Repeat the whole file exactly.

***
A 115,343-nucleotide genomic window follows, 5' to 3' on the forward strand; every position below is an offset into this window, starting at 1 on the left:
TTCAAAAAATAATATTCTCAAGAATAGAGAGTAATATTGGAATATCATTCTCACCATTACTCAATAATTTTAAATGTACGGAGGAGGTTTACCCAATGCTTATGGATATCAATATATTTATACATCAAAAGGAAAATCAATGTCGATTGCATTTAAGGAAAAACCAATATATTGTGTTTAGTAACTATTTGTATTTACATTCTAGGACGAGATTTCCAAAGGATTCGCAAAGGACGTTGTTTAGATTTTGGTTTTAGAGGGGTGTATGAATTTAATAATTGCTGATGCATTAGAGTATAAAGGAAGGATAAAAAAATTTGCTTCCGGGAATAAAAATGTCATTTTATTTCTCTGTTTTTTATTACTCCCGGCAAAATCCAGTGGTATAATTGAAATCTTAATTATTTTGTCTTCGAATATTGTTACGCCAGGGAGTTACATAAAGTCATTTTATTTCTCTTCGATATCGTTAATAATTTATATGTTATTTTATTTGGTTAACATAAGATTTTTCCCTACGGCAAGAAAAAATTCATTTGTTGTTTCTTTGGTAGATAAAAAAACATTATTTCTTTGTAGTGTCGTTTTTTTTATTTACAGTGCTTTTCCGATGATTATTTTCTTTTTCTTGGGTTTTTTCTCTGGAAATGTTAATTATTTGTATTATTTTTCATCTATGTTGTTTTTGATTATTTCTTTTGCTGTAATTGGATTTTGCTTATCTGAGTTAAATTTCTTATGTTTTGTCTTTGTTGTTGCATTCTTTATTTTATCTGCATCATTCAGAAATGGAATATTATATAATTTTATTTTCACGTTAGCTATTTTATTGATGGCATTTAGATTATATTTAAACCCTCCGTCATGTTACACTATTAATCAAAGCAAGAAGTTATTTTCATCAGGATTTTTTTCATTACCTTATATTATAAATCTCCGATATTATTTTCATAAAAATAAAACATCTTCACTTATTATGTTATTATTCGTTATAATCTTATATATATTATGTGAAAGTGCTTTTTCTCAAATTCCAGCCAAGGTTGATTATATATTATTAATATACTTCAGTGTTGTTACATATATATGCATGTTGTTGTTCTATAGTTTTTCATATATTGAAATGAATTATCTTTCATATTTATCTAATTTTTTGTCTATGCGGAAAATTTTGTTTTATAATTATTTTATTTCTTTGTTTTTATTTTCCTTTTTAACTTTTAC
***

A 115,343-nucleotide genomic window follows, 5' to 3' on the forward strand; every position below is an offset into this window, starting at 1 on the left:
TTCAAAAAATAATATTCTCAAGAATAGAGAGTAATATTGGAATATCATTCTCACCATTACTCAATAATTTTAAATGTACGGAGGAGGTTTACCCAATGCTTATGGATATCAATATATTTATACATCAAAAGGAAAATCAATGTCGATTGCATTTAAGGAAAAACCAATATATTGTGTTTAGTAACTATTTGTATTTACATTCTAGGACGAGATTTCCAAAGGATTCGCAAAGGACGTTGTTTAGATTTTGGTTTTAGAGGGGTGTATGAATTTAATAATTGCTGATGCATTAGAGTATAAAGGAAGGATAAAAAAATTTGCTTCCGGGAATAAAAATGTCATTTTATTTCTCTGTTTTTTATTACTCCCGGCAAAATCCAGTGGTATAATTGAAATCTTAATTATTTTGTCTTCGAATATTGTTACGCCAGGGAGTTACATAAAGTCATTTTATTTCTCTTCGATATCGTTAATAATTTATATGTTATTTTATTTGGTTAACATAAGATTTTTCCCTACGGCAAGAAAAAATTCATTTGTTGTTTCTTTGGTAGATAAAAAAACATTATTTCTTTGTAGTGTCGTTTTTTTTATTTACAGTGCTTTTCCGATGATTATTTTCTTTTTCTTGGGTTTTTTCTCTGGAAATGTTAATTATTTGTATTATTTTTCATCTATGTTGTTTTTGATTATTTCTTTTGCTGTAATTGGATTTTGCTTATCTGAGTTAAATTTCTTATGTTTTGTCTTTGTTGTTGCATTCTTTATTTTATCTGCATCATTCAGAAATGGAATATTATATAATTTTATTTTCACGTTAGCTATTTTATTGATGGCATTTAGATTATATTTAAACCCTCCGTCATGTTACACTATTAATCAAAGCAAGAAGTTATTTTCATCAGGATTTTTTTCATTACCTTATATTATAAATCTCCGATATTATTTTCATAAAAATAAAACATCTTCACTTATTATGTTATTATTCGTTATAATCTTATATATATTATGTGAAAGTGCTTTTTCTCAAATTCCAGCCAAGGTTGATTATATATTATTAATATACTTCAGTGTTGTTACATATATATGCATGTTGTTGTTCTATAGTTTTTCATATATTGAAATGAATTATCTTTCATATTTATCTAATTTTTTGTCTATGCGGAAAATTTTGTTTTATAATTATTTTATTTCTTTGTTTTTATTTTCCTTTTTAACTTTTAC